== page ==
I like the melody of “You Can Count on Me” and because the ambiguity of whether or not he’s singing “No you can’t count on me” or “Know you can count on me.” But ultimately, Panda Bear’s newfound love of throat singing hurts instead of helps – you’ll need a babel fish to decode the rest of these songs, a terrible thing when you recall that the lyrics of Person Pitch and Merriweather Post Pavilion were so heart-warming. Elsewhere, “Last Night at the Jetty” has the best rhythm (thanks to the squishy bass) and the best melody (in the bridge at the 1:45 mark), and is the best song. The question “Didn’t I / we have a good time?” nicely recalls Person Pitch‘s “Comfy in Nautica” and is the only time the album ever reminds me of the greatness of Panda Bear’s previous solo output; “Take Pills” and “Bros” seem like miracles if you go chronologically backwards from here. After that, both “Tomboy” and “Slow Motion” are decent, though the former’s conclusion is unfortunately drawn out by at least 30 seconds and is ultimately bathetic.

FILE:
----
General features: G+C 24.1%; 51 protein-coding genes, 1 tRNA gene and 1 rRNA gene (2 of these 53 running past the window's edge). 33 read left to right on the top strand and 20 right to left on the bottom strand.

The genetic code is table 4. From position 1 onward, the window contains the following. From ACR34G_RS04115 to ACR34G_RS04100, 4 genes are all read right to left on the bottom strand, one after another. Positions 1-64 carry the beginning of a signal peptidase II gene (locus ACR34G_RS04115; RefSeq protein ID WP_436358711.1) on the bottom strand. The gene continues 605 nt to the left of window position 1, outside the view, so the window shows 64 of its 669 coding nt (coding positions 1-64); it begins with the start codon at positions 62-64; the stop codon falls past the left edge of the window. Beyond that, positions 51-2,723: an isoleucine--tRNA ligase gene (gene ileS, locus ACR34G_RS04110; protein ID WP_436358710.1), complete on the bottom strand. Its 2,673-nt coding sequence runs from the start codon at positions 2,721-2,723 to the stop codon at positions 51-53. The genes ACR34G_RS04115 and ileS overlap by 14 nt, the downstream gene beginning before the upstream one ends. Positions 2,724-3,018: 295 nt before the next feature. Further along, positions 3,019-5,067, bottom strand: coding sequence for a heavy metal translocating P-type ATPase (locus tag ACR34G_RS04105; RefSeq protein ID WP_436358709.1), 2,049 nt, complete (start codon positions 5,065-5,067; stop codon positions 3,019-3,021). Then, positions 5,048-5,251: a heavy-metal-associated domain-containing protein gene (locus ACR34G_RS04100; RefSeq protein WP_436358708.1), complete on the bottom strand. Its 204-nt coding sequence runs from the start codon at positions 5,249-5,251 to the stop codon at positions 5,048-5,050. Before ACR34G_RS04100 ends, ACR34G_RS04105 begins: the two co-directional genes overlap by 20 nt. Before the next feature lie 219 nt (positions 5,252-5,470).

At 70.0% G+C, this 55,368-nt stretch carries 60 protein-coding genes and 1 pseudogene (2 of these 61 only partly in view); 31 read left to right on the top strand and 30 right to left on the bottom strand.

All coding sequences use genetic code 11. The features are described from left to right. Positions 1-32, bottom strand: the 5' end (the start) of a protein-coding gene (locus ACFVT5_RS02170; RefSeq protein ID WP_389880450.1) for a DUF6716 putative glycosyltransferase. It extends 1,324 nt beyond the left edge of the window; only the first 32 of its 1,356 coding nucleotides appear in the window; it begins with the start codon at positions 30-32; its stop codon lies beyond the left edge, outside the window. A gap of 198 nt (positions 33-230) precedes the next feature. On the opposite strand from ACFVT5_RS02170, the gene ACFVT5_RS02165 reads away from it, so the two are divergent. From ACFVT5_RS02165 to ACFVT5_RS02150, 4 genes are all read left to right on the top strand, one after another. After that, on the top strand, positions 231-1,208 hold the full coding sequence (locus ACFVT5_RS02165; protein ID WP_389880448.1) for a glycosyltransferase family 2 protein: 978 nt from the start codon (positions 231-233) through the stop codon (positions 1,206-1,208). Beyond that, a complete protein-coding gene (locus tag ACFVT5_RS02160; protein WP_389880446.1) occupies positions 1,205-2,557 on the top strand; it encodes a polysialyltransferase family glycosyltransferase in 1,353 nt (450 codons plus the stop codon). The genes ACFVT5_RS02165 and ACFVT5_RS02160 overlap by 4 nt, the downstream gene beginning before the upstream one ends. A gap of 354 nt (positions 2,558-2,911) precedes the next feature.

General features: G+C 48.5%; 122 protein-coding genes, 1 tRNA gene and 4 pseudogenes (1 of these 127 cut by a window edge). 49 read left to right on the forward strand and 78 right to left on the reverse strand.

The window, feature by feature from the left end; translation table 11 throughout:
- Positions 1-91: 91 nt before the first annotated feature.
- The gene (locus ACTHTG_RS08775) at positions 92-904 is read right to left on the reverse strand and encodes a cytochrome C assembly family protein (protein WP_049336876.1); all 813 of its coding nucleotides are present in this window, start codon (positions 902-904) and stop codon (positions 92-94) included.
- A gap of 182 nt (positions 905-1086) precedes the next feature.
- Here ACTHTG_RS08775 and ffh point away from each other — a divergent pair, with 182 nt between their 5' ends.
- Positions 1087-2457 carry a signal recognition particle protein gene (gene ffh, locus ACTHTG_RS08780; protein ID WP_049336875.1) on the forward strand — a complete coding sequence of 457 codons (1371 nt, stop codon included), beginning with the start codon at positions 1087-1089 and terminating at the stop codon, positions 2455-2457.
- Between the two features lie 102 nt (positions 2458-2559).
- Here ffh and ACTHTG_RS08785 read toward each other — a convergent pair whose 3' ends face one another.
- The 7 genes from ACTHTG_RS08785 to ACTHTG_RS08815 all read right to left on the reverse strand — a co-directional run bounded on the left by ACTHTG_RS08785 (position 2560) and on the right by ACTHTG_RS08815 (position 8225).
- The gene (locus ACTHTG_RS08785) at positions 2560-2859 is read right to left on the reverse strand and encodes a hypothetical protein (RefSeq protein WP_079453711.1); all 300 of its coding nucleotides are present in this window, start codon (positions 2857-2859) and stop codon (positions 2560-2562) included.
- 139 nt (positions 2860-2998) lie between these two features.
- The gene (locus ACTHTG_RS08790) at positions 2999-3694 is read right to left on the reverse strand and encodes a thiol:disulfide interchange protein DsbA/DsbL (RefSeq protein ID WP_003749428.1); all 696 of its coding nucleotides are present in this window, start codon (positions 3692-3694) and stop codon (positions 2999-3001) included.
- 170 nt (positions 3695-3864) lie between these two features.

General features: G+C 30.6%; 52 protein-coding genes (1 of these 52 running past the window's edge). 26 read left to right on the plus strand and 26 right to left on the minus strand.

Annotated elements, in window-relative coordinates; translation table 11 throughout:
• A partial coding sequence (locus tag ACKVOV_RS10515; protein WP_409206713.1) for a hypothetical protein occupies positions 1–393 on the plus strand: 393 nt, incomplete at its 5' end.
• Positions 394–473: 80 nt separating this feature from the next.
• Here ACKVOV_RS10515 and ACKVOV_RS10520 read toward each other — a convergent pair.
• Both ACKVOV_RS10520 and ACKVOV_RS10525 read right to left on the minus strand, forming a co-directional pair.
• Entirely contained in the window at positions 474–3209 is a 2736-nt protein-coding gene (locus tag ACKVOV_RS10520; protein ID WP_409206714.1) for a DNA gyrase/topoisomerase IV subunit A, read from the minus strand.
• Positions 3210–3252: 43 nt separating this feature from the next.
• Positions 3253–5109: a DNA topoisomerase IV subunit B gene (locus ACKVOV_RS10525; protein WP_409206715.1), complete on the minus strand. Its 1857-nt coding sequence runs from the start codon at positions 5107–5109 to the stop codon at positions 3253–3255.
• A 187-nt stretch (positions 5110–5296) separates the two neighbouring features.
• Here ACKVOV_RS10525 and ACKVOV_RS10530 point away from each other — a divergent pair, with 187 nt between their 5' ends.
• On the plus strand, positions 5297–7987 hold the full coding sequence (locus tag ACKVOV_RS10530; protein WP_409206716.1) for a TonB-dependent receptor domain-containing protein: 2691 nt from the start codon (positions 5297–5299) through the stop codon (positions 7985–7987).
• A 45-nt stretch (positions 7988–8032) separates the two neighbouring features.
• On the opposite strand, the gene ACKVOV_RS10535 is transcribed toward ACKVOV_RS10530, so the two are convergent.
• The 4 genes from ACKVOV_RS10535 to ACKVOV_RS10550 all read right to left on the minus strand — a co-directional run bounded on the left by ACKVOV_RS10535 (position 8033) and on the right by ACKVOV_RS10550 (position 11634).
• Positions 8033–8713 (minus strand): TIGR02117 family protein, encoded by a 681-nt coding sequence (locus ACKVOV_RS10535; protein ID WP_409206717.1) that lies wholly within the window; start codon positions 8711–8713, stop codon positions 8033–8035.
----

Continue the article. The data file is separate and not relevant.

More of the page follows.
But yeah, this album isn’t much of anything at all and my initial fondness with it was simply because the tunes are direct and I had heard most of them before; after all, seven of these eleven songs were released before the album dropped. As promised, Panda Bear ditches samples so he can concentrate more on guitars and rhythms; he namedrops both Nirvana and the White Stripes (as if these bands had anything to do with rhythm in the first place) as influences in interviews. Bad idea: the guitar playing is all electric guitar fed through reverb until it’s indistinguishable. Elsewhere, he recycles the soft-soft-soft-LOUD beat of “Slow Motion” onto “Last Night of the Jetty,” and the riff of “Slow Motion” is the exact same as the one on “Alsatian Darn.” “Drone” and “Scheherazade” (which sounds like him singing over a new age song) are both testament to the fact that maybe Panda Bear / Animal Collective suck when they’re not giving the listener a sensory overload. And placing the album’s longest tracks, “Friendship Bracelet” and “Afterburner,” one after the other, was a bad idea; they’ll make the same tracklisting mistake on Animal Collective’s Centipede Hz. I’m willing to bet that Animal Collective won’t put out a single album worth talking about in the new decade, but I want to be proven wrong.